One of the key growth areas in the snacks category in recent years has been fruit-based snacks
Their share of global tracked snack launch activity recorded by Innova Market Insights has more than doubled from less than 8% to nearly 18%, during the past 5 years. This makes it the number three snacks sub-category overall after savoury/salty snacks and snack nuts/seeds.
“The market is now very diverse,” notes Lu Ann Williams, Director of Innovation at Innova Market Insights. “But it can generally cover a number of categories, led by dried snacking fruit, fruit bars and processed fruit snacks. There is ongoing activity in emphasising the snack positioning of fruit products, with more user friendly packaging such as resealable stand-up pouches and small pots and trays, making them more suitable for anytime snacking. There has also been growth in the availability of multi-packs of individual snacks.”
As the market has developed, it has seen the rising popularity of fruit and nut mixes, often featuring more unusual and exotic varieties of both.
So-called superfruits are strongly in evidence, varying from the relatively established, such as cranberries, to the less well-known, such as goji and açai. Value is also being added with the use of other ingredients and flavourings, including indulgent favourites such as chocolate, healthy additions such as yoghurt and on trend options, such as coconut.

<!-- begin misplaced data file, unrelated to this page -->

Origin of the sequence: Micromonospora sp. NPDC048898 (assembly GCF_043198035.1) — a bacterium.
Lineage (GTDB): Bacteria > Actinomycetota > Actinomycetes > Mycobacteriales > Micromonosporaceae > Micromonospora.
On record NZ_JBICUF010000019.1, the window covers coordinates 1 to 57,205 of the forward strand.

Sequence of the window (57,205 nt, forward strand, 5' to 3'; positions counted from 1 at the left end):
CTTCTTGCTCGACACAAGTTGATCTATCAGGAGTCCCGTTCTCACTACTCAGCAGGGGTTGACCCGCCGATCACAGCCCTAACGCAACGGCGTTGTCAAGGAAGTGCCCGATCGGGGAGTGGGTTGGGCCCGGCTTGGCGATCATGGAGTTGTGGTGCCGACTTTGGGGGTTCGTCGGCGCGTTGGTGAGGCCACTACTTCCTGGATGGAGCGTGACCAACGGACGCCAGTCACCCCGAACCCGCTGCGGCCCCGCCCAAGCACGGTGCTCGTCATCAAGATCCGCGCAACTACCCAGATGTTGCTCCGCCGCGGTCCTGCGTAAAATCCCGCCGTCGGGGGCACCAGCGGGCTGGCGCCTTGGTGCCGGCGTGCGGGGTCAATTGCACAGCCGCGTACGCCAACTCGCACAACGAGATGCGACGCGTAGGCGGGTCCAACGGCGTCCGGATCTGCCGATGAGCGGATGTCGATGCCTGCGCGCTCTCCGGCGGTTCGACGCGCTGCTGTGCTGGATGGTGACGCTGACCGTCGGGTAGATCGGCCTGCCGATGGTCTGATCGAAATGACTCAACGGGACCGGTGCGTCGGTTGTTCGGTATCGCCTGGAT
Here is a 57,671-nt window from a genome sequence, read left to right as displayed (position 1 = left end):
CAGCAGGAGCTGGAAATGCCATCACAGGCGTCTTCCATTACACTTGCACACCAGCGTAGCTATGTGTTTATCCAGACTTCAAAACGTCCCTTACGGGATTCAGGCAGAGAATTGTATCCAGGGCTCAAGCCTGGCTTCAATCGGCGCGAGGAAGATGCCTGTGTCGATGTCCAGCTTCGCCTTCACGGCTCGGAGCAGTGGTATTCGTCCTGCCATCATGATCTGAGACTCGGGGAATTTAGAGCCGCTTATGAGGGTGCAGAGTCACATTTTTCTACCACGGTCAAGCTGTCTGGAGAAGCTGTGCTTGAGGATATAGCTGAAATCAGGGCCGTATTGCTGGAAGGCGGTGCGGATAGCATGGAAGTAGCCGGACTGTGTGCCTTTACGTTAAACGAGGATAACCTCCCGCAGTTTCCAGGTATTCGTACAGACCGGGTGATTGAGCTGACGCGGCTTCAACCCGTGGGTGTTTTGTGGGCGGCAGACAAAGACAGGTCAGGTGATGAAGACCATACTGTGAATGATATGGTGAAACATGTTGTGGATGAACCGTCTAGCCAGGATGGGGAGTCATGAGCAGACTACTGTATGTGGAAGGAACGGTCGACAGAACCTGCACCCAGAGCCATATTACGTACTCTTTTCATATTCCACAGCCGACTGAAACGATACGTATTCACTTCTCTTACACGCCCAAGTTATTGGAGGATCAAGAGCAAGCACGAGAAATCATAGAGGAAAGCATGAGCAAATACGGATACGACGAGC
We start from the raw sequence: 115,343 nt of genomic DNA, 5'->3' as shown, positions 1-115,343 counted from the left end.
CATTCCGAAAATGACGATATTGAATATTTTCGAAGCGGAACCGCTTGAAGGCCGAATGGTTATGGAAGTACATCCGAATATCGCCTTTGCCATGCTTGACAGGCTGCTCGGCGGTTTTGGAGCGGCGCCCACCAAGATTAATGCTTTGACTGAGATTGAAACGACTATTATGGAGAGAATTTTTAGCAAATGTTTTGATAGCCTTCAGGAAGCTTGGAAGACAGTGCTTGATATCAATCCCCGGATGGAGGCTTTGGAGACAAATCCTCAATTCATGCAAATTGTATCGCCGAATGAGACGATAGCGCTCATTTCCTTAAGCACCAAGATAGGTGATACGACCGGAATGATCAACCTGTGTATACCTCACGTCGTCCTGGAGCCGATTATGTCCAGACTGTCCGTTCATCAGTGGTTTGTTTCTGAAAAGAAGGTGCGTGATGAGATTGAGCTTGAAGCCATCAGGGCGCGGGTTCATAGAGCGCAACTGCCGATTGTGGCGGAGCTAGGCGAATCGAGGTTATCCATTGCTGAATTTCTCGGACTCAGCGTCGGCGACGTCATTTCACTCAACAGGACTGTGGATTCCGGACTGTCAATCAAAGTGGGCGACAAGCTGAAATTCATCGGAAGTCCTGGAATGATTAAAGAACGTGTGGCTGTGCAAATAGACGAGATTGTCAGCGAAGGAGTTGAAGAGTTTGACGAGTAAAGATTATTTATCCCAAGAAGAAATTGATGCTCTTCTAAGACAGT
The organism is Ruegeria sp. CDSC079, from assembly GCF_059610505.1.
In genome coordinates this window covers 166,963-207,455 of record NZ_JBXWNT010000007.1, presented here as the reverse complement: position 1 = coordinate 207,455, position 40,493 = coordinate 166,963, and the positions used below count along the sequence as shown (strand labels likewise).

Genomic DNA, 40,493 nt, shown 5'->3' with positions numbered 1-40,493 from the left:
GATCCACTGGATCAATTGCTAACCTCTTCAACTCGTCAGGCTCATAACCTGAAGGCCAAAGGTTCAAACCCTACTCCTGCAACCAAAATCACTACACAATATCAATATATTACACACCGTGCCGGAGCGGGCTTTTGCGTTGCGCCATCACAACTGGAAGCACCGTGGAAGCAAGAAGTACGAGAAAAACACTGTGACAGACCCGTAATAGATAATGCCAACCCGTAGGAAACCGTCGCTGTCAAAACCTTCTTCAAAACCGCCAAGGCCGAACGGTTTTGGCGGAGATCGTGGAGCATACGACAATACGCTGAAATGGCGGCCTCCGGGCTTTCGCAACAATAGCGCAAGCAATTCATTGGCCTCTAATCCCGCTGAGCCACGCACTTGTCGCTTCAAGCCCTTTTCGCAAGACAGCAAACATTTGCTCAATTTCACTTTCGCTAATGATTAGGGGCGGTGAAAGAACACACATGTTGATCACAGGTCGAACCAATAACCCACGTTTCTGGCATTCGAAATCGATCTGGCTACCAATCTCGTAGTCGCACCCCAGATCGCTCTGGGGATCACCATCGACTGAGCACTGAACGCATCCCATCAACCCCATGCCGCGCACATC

The intrinsically healthy image of fruit has also helped to drive the market forward. Nearly half of launches tracked in the 12 months to the end of September 2016 were positioned on a health platform of some kind, rising to more than 85% in North America.
Recent interest in clean labelling and free from products has generally been relatively easy to target in a subcategory with an existing natural image. More than a quarter of launches used a natural and/or no additives or preservatives positioning, rising to over 36%, if organic claims are also included.
Interest in GMO-free claims has also risen sharply in recent years and they are now used on about 8% of global launches, up from 3.5% 5 years ago. North America has been leading this trend, with a massive 38% of launches claiming to be non-GMO, up from just 12% 5 years previously. This illustrates the response to rising levels of consumer concern around this issue.
Other health claims of ongoing interest include fibre content, used for more than 11% of global launches in the 12 months to the end of September 2016, and sugar content (no added sugar, low sugar and sugar free) with more than 10%.